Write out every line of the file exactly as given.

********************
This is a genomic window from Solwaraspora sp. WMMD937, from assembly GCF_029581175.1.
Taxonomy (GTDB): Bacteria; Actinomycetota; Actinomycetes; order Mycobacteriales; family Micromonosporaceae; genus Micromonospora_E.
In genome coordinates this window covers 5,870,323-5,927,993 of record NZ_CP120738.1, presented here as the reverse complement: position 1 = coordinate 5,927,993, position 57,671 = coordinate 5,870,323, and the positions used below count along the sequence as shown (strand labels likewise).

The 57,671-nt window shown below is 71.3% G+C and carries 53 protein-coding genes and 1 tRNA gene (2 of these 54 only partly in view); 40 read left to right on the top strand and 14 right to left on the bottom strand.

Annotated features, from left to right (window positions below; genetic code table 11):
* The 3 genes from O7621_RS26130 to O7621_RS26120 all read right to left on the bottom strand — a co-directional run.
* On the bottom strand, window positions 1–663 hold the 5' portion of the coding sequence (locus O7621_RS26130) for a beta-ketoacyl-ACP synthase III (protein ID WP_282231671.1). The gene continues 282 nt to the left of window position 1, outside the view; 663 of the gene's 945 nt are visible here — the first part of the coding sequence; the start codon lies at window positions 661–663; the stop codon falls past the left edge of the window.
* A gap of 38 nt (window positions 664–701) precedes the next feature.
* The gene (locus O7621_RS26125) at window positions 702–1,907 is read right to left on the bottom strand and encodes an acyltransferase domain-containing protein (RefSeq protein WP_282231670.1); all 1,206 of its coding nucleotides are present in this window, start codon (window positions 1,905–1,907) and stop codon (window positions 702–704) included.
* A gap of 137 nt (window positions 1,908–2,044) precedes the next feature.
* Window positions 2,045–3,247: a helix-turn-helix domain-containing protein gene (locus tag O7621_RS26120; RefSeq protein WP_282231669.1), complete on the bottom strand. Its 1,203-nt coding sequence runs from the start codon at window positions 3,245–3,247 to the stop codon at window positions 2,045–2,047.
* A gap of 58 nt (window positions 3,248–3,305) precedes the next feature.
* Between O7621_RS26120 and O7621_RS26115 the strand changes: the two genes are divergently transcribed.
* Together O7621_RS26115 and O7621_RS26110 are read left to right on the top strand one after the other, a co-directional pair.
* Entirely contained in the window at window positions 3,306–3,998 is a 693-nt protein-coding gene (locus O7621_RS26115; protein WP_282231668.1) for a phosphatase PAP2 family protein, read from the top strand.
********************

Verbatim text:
This is a genomic window from Solwaraspora sp. WMMD937, from assembly GCF_029581175.1.
Taxonomy (GTDB): Bacteria; Actinomycetota; Actinomycetes; order Mycobacteriales; family Micromonosporaceae; genus Micromonospora_E.
In genome coordinates this window covers 5,870,323-5,927,993 of record NZ_CP120738.1, presented here as the reverse complement: position 1 = coordinate 5,927,993, position 57,671 = coordinate 5,870,323, and the positions used below count along the sequence as shown (strand labels likewise).

The 57,671-nt window shown below is 71.3% G+C and carries 53 protein-coding genes and 1 tRNA gene (2 of these 54 only partly in view); 40 read left to right on the top strand and 14 right to left on the bottom strand.

Annotated features, from left to right (window positions below; genetic code table 11):
* The 3 genes from O7621_RS26130 to O7621_RS26120 all read right to left on the bottom strand — a co-directional run.
* On the bottom strand, window positions 1–663 hold the 5' portion of the coding sequence (locus O7621_RS26130) for a beta-ketoacyl-ACP synthase III (protein ID WP_282231671.1). The gene continues 282 nt to the left of window position 1, outside the view; 663 of the gene's 945 nt are visible here — the first part of the coding sequence; the start codon lies at window positions 661–663; the stop codon falls past the left edge of the window.
* A gap of 38 nt (window positions 664–701) precedes the next feature.
* The gene (locus O7621_RS26125) at window positions 702–1,907 is read right to left on the bottom strand and encodes an acyltransferase domain-containing protein (RefSeq protein WP_282231670.1); all 1,206 of its coding nucleotides are present in this window, start codon (window positions 1,905–1,907) and stop codon (window positions 702–704) included.
* A gap of 137 nt (window positions 1,908–2,044) precedes the next feature.
* Window positions 2,045–3,247: a helix-turn-helix domain-containing protein gene (locus tag O7621_RS26120; RefSeq protein WP_282231669.1), complete on the bottom strand. Its 1,203-nt coding sequence runs from the start codon at window positions 3,245–3,247 to the stop codon at window positions 2,045–2,047.
* A gap of 58 nt (window positions 3,248–3,305) precedes the next feature.
* Between O7621_RS26120 and O7621_RS26115 the strand changes: the two genes are divergently transcribed.
* Together O7621_RS26115 and O7621_RS26110 are read left to right on the top strand one after the other, a co-directional pair.
* Entirely contained in the window at window positions 3,306–3,998 is a 693-nt protein-coding gene (locus O7621_RS26115; protein WP_282231668.1) for a phosphatase PAP2 family protein, read from the top strand.